The Wilson Quarterly

The war on terror isn’t America’s first battle against an amorphous Muslim “quasi-state.” In its first years of existence, the fledgling United States waged war against the Barbary pirate regencies. Buccaneering was their business, and the corsairs energetically targeted American merchant ships peacefully ferrying pickled fish and wheat across the Mediterranean.

Today, the United States is hardly the feeble upstart it was around the turn of the 19th century, and the Barbary pirates look like puffed-up weaklings in comparison with Osama bin Laden. But the attempt to halt piracy illustrates the extraordinary level of effort required to deter quasi-states from attack when “prestige or religious obligation” is at stake, writes Patrick J. Garrity, a researcher at the University of Virginia’s Miller Center of Public Affairs.

Before 1776 the American colonies’ British overlords provided at least one tangible benefit—England bought protection from Algiers, Tunis, Morocco, and Tripoli against piracy. After independence the British protective shield vanished, and it wasn't long before the four Barbary quasi-states were threatening U.S. ships and seamen. The corsairs not only brought home booty and captives who could be held for ransom, but also carried out the important religious mission of fighting the infidels.

In 1794, the government of President George Washington offered as much as $800,000 to the Barbary regents in ransom and protection money. Not incidentally, the United States also decided to build a navy. Diplomacy brought the emperor of Morocco to a settlement on easy terms. But the Dey of Algiers de­manded $2.5 million—more than the entire federal budget. Tunis then sought a similar settlement, and Tripoli demanded cash, presents, a naval vessel, and supplies. The Americans eventually paid something to all three, but gave Algiers pride of place and demanded that the Dey keep the other regencies in line.

But the Unites States fell be­hind on its payments. When the frigate George Washington sailed into the harbor of Algiers in 1800 with overdue tribute, its commander, anchored under the city’s batteries, was forced to hoist the Algerian flag and take a $40,000 side trip to Constantinople to carry out some business of the Dey’s. Meanwhile, Yusuf, the Pasha of Tripoli, having murdered one brother and ousted another in a coup, declared war on the United States. After struggles as confusing as those in modern Fallujah, the Americans eventually blockaded the harbor of Tripoli.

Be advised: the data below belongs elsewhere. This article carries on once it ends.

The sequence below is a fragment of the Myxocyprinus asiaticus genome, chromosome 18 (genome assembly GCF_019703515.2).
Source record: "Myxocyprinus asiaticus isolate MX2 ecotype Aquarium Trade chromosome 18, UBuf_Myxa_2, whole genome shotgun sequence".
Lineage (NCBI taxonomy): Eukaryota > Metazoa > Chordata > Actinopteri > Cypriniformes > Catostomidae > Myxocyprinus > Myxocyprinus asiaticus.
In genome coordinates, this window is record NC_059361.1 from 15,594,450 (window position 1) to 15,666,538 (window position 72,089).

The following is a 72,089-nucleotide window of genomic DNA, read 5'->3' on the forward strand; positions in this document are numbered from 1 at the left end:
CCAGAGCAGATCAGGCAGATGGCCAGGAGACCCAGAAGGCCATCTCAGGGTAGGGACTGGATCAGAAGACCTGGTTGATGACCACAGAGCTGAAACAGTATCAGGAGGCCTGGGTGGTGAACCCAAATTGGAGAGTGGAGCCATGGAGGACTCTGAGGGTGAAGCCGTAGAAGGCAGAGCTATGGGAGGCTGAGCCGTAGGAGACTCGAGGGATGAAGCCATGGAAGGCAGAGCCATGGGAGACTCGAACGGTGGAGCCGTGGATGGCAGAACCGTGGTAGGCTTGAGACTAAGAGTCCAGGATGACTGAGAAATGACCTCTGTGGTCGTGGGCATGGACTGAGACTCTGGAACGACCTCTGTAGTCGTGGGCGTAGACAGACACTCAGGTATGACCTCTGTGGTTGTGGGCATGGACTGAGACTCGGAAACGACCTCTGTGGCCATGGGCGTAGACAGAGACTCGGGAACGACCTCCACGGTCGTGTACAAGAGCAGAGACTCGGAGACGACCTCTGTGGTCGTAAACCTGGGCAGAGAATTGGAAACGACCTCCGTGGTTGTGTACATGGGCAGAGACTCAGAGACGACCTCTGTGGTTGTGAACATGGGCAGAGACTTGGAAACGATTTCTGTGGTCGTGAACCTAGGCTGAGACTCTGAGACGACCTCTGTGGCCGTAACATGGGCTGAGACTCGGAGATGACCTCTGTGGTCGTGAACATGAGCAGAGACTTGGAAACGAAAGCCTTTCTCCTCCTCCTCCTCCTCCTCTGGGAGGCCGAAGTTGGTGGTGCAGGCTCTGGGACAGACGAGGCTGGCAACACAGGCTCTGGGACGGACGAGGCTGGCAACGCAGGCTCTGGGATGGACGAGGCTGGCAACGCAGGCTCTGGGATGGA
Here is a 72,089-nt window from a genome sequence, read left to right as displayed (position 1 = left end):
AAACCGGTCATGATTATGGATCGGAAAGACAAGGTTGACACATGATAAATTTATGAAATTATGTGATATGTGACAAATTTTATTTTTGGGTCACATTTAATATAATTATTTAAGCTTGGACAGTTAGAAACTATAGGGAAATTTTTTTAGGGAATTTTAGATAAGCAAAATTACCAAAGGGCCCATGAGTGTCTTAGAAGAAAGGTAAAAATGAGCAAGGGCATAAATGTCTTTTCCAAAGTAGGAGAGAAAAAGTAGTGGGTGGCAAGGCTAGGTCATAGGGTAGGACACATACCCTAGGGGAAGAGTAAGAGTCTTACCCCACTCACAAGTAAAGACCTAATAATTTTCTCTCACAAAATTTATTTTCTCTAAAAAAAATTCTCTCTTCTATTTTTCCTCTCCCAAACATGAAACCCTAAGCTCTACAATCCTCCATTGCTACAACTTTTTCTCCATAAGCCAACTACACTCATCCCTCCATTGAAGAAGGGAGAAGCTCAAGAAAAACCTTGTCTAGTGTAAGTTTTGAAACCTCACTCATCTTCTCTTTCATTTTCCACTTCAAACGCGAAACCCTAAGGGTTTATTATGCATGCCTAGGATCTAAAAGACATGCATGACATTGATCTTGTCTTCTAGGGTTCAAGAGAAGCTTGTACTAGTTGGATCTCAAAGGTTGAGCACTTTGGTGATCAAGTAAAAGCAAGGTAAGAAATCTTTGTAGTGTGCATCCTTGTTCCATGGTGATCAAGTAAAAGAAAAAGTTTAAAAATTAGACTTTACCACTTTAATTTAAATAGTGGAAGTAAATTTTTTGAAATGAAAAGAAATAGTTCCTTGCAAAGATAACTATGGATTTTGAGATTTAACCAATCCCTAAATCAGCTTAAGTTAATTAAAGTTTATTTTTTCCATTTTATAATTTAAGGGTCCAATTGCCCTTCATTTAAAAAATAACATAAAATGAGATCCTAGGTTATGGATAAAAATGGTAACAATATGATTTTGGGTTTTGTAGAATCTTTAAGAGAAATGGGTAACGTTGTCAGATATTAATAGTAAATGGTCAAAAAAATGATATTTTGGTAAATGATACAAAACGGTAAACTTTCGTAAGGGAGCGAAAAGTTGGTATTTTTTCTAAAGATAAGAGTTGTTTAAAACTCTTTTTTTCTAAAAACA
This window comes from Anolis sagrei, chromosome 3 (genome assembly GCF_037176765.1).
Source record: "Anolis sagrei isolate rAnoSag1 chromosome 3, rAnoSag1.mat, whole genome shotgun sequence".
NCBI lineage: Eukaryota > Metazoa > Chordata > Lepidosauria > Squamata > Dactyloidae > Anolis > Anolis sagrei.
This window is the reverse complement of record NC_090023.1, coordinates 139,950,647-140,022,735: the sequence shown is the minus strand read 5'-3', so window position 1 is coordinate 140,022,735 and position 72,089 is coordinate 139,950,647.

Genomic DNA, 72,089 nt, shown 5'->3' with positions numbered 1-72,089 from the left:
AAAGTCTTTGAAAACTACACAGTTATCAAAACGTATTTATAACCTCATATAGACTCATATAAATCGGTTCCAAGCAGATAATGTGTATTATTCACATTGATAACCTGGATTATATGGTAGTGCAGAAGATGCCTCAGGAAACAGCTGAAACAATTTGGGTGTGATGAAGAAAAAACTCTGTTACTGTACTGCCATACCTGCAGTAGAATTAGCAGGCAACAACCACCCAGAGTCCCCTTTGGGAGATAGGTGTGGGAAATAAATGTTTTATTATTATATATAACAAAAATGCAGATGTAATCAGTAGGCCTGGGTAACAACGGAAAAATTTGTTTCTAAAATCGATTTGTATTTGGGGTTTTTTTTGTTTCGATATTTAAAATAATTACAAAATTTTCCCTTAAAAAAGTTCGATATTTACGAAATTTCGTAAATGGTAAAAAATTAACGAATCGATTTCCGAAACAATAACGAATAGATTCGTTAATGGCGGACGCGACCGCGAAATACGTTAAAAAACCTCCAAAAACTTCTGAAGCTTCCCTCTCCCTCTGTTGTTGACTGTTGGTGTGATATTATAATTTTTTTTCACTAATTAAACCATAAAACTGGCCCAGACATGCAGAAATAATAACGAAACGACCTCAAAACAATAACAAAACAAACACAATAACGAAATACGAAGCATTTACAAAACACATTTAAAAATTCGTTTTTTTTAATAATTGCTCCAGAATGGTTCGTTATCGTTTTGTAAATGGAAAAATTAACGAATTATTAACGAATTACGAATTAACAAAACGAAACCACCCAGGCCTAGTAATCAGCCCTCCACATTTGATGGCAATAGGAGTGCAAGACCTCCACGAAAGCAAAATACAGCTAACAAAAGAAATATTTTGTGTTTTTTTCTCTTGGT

In 1803 the American frigate Philadelphia ran aground in the Tripoli harbor while trying to chase down a blockade runner, and the corsairs captured 300 men and threw them into prison. Yusuf demanded $3 million in ransom.

Amid the tumult, William Eaton, the newly named Navy agent to the Barbary regencies, hit on a new strategy: regime change. Eaton met Hamet, Yusuf’s deposed brother, in Egypt, and, with a few Marines and several hundred mercenaries, marched across the desert toward Tripoli. Faced with threats of mutiny and desertion (some from Hamet himself) and shortages of food and water, the force captured the coastal city of Derne in April 1805 and asked for help in negotiating the last stretch to Tripoli. Eaton intended to install Hamet on the throne and inflict a “death blow to the Barbary system.” Any claim of mission accomplished, however, was ­premature.

The American consul general in Algiers, Tobias Lear, perhaps anticipating the “you break it, you own it” doctrine of Colin Powell, put his foot down. If the Marines installed Hamet as pasha in Tripoli, Lear argued, they would be saddled with propping up an unpopular and incapable ruler.

Instead, to secure peace, Lear agreed to pay a ransom of $60,000 for the Philadelphia’s crew and make a “gift” of about $6,000 to Yusuf.

In the end, despite their extraordinary march (which is celebrated in the Marine Hymn), Hamet, along with Eaton and his Marines, were evacuated from Derne, leaving Hamet’s allies in the lurch. Despite four years of war, 10 years of diplomatic negotiations, and millions of dollars in protection money, the Barbary pirates lived to rob again. A second war would be fought before Commander Stephen Decatur shelled Algiers into submission and quelled the Barbary threat—in 1816.

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The Source: “The United States and Barbary Piracy, 1783-1805” by Patrick J. Garrity, in Comparative Strategy, Volume 26, No. 5, 2007. 

Image courtesy of Wikimedia Commons 

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